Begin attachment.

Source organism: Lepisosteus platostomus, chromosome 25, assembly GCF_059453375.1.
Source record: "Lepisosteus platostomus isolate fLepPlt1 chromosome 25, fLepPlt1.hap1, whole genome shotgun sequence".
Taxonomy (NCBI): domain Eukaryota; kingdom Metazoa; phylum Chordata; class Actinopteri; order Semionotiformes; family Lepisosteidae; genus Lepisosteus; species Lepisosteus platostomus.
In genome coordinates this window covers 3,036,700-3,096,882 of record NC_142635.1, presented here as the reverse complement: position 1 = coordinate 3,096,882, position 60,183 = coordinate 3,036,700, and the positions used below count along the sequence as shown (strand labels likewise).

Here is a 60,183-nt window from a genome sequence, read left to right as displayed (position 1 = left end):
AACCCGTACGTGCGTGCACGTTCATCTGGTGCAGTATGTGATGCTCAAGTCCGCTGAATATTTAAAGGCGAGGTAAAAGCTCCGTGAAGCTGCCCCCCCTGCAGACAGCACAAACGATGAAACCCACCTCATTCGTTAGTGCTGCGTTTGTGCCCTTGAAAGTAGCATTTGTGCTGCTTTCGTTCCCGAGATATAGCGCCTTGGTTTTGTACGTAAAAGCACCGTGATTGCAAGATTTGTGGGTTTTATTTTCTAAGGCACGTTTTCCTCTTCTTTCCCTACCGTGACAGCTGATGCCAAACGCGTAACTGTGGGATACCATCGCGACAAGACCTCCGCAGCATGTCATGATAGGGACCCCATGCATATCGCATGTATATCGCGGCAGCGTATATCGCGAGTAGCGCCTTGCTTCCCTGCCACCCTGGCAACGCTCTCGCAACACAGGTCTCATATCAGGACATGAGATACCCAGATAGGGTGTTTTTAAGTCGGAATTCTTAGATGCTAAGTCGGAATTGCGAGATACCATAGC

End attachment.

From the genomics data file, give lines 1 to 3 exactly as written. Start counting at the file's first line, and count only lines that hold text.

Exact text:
Source organism: Lepisosteus platostomus, chromosome 25, assembly GCF_059453375.1.
Source record: "Lepisosteus platostomus isolate fLepPlt1 chromosome 25, fLepPlt1.hap1, whole genome shotgun sequence".
Taxonomy (NCBI): domain Eukaryota; kingdom Metazoa; phylum Chordata; class Actinopteri; order Semionotiformes; family Lepisosteidae; genus Lepisosteus; species Lepisosteus platostomus.